Application monitoring is a completely different beast than server monitoring. 10 years ago, we monitored if a server was up or down and the CPU. We monitored Exchange and our critical web servers the same way. Obviously, that didn’t provide much insight into how our applications were performing.
Today, application monitoring is an umbrella term that could mean a lot of different things. There are 6 specific things that I feel developers need:
- APM – code level application performance visibility
- Transaction tracing – code level traces of what your code is doing
- Metrics – server, application, and custom metrics monitoring
- Logs – aggregation, searching, and management
- Errors – aggregation, reporting & alerting
- Alerts – robust monitoring and alert capabilities
If you want to understand the performance of your application, you need all of these things. Each of them tells a small part of the story.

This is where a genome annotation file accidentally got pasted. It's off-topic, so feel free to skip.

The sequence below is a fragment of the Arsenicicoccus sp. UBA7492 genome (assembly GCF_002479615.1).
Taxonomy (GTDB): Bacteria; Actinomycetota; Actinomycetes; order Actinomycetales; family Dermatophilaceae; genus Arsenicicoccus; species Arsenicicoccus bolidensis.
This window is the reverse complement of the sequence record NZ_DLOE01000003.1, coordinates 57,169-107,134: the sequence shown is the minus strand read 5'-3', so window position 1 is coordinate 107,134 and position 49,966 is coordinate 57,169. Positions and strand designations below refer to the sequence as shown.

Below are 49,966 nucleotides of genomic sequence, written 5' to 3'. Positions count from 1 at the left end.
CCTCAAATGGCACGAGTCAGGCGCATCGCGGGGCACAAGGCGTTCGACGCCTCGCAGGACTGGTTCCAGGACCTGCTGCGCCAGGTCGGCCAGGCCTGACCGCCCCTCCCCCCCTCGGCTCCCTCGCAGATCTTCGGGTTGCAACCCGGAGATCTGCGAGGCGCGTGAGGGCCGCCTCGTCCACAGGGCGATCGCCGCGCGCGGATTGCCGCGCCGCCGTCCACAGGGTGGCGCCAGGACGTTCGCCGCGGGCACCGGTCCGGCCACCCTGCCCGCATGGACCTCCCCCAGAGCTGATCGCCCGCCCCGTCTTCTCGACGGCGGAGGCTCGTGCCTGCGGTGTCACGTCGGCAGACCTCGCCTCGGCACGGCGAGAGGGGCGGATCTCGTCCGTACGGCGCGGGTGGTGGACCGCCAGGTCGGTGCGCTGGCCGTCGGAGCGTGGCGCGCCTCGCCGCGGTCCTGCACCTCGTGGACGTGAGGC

Let’s take errors as an example. While doing any software deployment, monitoring for errors is the first line of defense for finding problems. Odds are, the new release will likely cause some new errors they have never seen. It is just the nature of software development. Developers need to be able to quickly see these new errors so they can rapidly hot fix them.
Application monitoring tools are the eyes and ears of the development team in production. In lots of companies, developers do not have access to production servers. That is easy to understand for multiple reasons. However, it is very difficult for developers to troubleshoot problems if they can’t get access to log files and other data.
Companies can enforce strict security rules in production and give developers everything they need by leveraging the right types of tools.
I founded Stackify because I was frustrated that my development team didn’t have the tools that they needed. We had Nagios, Splunk, and multiple other tools. None of my developers had access to them. Even if they did, the tools only told part of the story and were hard to use.
Developers love and need tools. If you want to embrace DevOps, you need tools to help them build, deploy, and monitor their applications. DevOps is about removing barriers. These essential functions can help developers take ownership of their apps.